Almost everyone today has a computer with more than 1 core. Those of us who run time-intensive applications, such as simulations, are frustrated in having to wait for results that should be gotten much sooner had all the cores been fully engaged on the task. Many of us have had the experience of looking at Windows Task Manager and seeing just one processor working at 100% and all the other processors doing pretty much nothing. For years I have been wondering whether I would be able to speed up QRS II to use all of those wasted processors.
About 3 years ago I embarked on a project to do just that. I knew that Windows wasn’t really designed for parallel processing, but I also knew that it could run parallel “threads”. My compiler, Delphi, has a standard object called TThread that could be used to accomplish a parallel task. TThread is not the easiest programming feature to implement, and the most adventurous people have used it for an occasional background task or two. Could I get TThread to do parallel processing?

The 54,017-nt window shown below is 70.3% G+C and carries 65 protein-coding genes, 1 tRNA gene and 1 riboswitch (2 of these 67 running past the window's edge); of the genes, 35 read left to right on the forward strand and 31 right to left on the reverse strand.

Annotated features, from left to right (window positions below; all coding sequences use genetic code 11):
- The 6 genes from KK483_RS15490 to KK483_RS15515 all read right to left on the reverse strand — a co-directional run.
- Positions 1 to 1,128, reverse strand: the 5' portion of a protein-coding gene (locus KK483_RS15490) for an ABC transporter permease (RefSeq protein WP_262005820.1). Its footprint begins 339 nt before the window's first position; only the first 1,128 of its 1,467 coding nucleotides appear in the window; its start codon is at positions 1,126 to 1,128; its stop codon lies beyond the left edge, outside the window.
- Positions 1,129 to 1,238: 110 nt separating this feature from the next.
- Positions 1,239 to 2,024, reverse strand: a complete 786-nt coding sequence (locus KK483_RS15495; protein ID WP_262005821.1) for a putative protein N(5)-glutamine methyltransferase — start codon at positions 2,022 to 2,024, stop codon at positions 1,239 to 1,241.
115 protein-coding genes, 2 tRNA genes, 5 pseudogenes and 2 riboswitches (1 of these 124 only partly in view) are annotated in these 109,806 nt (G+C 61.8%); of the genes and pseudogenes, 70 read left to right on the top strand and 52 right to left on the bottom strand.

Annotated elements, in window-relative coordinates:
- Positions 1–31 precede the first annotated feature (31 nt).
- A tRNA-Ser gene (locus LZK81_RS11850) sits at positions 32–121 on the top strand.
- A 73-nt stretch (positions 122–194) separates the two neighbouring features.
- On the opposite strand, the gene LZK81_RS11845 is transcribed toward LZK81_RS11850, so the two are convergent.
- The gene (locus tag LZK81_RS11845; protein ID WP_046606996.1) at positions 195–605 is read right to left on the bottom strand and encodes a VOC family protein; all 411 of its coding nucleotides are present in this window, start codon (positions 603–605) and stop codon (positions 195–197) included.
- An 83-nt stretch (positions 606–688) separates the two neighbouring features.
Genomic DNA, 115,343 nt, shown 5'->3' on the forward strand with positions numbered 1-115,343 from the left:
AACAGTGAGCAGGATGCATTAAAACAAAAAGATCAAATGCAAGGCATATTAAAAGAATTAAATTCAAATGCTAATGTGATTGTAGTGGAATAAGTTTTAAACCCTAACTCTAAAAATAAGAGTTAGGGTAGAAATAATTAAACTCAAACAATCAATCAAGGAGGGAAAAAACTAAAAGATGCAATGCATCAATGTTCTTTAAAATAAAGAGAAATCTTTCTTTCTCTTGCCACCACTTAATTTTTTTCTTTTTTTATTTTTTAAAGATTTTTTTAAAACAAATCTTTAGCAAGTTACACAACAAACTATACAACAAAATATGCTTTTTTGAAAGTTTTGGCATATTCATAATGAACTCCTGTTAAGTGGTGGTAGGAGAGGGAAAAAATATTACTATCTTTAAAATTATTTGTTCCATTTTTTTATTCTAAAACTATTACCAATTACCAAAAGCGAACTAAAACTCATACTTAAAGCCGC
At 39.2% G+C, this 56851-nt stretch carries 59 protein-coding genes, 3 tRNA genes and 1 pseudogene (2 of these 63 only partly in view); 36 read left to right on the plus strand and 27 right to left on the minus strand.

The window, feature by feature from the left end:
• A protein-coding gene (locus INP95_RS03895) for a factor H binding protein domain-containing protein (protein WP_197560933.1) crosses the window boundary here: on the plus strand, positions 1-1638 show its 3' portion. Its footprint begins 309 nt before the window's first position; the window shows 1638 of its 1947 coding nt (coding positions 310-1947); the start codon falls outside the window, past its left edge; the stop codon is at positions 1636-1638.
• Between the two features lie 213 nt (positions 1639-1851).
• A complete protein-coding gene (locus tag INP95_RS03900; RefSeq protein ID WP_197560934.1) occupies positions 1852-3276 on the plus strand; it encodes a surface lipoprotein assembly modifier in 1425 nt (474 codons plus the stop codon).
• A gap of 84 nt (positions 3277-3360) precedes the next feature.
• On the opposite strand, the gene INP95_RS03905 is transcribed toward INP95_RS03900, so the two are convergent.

TThread is rather simple in theory. As soon as a TThread object is created (I literally use the “create” method in TThread to do this), an object of TThread runs a user-defined method, “execute”, which contains a task. When the task is done, the TThread object is told to destroy itself. Code within “execute” can share data arrays and subroutines with the main program, which has considerable advantages. Here is the TThread “execute” that I use to calculate a gradients (direction of steepest ascent; a gradient is made up of a bunch of partial derivatives) for whole table LS static refinement.
i, j: integer;
for i:= rb to re do
for j:= rb to re do
if found then
TripsToDoList[i, j]:= false;
tripsgradhold[i, j]:= tgradientq(i, j);